Considering buying a home is a major financial step, and qualifying for a home loan is the first major component of making that happen. There are various factors considered by lenders in determining your ability to manage a monthly mortgage payment, such as credit scores and past repayment history etc. One particularly important factor used by lenders to evaluate the risk of potential borrowers defaulting on their mortgages is their debt-to-income ratios. While loans guaranteed by the U.S. Department of Veterans Affairs tends to offer qualifying current and former military service members some key advantages over traditional mortgage lenders, it’s still important to understand how the DTI can impact your ability to get a home loan.
Understanding the Debt-to-Income Ratio
The debt-to-income (DTI) ratio is the percentage of your gross monthly income used toward your monthly debt payments. The ratio is used by lenders to determine the risk they may incur by adding you as a borrower. The debt-to-income (DTI) ratio is meant to measure the amount of income a person has to cover their mortgage obligation.
Borrowers with low debt-to-income ratios are more likely to be able to manage their monthly mortgage payments well, while those with high debt-to-income ratios may struggle to fulfill their monthly debt obligations and therefore pose a higher risk to lenders. Banks and financial services providers have a preference for potential borrowers with low DTI ratios. Otherwise, there is a chance that potential borrowers might find themselves overextended by making too many monthly debt payments each month, which could lead to falling behind on their home loans and into foreclosure.
As a home buyer, it is important to understand what your debt-to-income (DTI) ratio is, not only because it reveals your ability to cover your monthly debt obligations. It will be a determining factor in getting a lender to approve your mortgage application. The more debt you have, the more they will consider lending you money a risky proposition. Knowing this in advance can allow you to see where you can make adjustments to reduce your current debt obligations or show additional income, in effect reducing your debt-to-income (DTI) ratio.
Calculating Debt-to-Income Ratio for a VA Home Loan?
The debt-to-income ratio is basically your payments towards major debts per month divided by your monthly verifiable income, and then converted to a percentage. The acceptable debt-to-income ratio for VA loans is 41 percent. Let’s look at how to figure out your DTI using real numbers:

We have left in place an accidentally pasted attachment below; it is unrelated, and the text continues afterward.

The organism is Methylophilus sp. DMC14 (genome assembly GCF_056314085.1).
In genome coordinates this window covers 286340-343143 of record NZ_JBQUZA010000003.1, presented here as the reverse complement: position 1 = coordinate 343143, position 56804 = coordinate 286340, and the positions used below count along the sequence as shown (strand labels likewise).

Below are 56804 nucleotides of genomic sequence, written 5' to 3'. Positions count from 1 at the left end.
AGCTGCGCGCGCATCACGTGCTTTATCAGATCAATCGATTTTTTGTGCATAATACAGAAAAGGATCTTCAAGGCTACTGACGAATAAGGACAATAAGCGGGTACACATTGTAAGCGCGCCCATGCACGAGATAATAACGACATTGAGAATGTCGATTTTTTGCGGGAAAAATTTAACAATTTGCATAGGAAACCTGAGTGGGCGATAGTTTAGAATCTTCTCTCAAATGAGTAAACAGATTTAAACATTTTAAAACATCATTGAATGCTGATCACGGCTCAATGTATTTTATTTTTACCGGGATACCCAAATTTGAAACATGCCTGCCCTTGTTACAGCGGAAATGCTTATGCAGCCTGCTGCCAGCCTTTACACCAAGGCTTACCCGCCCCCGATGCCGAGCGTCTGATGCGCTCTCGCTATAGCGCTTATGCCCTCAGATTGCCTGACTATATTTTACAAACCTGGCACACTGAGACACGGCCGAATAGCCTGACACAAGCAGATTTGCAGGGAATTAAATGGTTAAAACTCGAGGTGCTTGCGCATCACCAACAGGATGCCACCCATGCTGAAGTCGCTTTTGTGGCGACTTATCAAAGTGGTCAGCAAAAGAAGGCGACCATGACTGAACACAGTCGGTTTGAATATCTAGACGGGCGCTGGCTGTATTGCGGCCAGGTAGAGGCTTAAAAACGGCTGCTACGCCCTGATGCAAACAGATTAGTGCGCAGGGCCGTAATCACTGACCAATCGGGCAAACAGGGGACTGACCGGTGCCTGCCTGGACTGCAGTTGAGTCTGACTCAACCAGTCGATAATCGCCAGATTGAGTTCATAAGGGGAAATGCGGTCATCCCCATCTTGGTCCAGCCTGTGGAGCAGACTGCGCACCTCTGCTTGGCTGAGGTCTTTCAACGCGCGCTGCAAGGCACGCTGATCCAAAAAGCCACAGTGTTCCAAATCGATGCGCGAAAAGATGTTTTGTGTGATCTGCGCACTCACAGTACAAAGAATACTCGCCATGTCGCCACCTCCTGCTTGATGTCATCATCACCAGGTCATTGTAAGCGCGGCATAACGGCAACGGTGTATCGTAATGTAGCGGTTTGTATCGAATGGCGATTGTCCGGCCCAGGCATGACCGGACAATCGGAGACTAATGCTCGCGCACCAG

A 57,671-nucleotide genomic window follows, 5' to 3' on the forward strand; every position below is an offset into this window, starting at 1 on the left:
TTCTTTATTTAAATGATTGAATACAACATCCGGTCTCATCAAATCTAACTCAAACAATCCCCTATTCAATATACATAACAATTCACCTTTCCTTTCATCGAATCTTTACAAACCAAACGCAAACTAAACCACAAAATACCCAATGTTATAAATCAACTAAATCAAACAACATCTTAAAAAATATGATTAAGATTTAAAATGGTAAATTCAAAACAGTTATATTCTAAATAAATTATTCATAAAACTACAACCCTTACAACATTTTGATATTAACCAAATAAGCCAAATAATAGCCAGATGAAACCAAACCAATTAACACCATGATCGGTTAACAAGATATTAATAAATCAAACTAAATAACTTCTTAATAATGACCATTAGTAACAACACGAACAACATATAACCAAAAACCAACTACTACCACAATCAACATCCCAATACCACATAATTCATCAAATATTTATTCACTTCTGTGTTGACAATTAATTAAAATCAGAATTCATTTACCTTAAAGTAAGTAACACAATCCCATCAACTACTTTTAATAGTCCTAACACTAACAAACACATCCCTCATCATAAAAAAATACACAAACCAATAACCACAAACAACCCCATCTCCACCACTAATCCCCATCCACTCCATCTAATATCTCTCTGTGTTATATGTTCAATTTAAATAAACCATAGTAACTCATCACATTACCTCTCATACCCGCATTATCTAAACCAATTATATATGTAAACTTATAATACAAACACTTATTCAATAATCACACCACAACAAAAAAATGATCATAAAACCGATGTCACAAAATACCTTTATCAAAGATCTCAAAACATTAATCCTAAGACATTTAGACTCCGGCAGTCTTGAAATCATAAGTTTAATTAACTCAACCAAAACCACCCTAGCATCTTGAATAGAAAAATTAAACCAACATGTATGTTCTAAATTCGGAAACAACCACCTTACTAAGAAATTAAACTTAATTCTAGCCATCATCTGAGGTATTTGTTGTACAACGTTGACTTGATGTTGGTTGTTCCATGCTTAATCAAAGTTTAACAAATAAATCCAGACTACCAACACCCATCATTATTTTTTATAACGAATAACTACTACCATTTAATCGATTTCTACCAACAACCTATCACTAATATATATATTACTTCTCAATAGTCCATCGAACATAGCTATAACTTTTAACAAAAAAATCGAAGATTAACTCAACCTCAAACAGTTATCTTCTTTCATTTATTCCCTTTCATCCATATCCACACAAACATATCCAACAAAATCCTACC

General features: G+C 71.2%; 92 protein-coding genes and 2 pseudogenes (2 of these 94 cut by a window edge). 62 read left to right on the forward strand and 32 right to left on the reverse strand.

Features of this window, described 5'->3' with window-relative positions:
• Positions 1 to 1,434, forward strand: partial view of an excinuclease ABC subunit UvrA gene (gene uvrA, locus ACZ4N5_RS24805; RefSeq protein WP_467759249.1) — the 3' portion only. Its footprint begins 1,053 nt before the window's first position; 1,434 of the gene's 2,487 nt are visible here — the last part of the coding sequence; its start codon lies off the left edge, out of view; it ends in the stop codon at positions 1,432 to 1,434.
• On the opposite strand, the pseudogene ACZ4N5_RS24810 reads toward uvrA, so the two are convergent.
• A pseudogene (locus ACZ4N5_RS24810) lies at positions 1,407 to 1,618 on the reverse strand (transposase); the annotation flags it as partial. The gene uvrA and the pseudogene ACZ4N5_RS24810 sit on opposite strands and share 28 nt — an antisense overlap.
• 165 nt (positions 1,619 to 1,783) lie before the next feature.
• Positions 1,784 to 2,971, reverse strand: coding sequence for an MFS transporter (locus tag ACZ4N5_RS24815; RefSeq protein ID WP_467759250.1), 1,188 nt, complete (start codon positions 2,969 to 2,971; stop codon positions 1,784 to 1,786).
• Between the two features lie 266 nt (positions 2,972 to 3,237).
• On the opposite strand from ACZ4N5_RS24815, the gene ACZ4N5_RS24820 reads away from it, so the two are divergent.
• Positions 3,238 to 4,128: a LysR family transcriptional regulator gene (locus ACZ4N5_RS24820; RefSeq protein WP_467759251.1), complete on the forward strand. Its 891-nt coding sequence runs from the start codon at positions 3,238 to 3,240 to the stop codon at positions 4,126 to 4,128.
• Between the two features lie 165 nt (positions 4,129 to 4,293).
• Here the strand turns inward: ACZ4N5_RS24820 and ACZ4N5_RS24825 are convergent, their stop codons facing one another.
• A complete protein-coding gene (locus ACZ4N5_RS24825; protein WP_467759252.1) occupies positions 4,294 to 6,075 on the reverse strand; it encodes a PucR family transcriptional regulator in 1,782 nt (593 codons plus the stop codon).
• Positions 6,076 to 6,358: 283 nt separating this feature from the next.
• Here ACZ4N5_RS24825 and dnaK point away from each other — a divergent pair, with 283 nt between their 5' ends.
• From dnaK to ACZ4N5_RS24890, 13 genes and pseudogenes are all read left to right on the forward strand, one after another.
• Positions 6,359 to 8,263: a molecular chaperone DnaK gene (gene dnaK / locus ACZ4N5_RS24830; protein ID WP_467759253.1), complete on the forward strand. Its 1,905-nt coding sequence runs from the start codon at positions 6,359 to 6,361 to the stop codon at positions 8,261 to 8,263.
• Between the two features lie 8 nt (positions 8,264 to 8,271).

Imagine that your annual Income is $50,000. If you divide that by 12 for months in the year, you get your monthly income — $4,167. Now, you would take that amount and multiply it by 0.41, the acceptable debt-to-income ratio for a VA loan. The result is $1,709.
Your monthly debt obligation may not be more than approximately $1,709 in order to qualify for the VA loan.
Working with Your Debt-to-Income Ratio
If your debt-to-income ratio is above 41 percent, it’s time to do some work to lower it before applying for a VA loan. You have several options. For one, if you can pay down some debts quickly, it may be in your best interest to do so. Aim for debts like credit cards and personal loans with higher interest rates first. If you’ve saved a good amount of money for a down payment, you may be able to put down a smaller down payment and use some of that money to pay off enough debts to lower your DTI to a qualifying range. If you can’t lower your debt, consider how you might be able to increase your income.
Another way around a VA loan debt-to-income ratio over 41 percent might be getting a co-signer on your loan application. Having someone with a lower debt-to-income ratio may be just the thing to help you qualify. However, co-signing on a home loan is a big responsibility, so carefully consider if and who you might ask for this monumental favor. Alternatively, you might consider whether holding off on buying makes better financial sense for your situation.
How Can The Home Loan Expert Help?
Hero Loan, The Home Loan Expert’s VA Loan Program. Even if your DTI seems high, the VA requires lenders to consider all other credit factors, such as FICO scores, debt payment history, etc., to make an analysis of eligibility. The loan officers at Hero Loan have a deep understanding of VA loan regulations, and a desire to help those who have served their country. So contact us today to get their expertise working for you to determine whether a VA loan is right for you.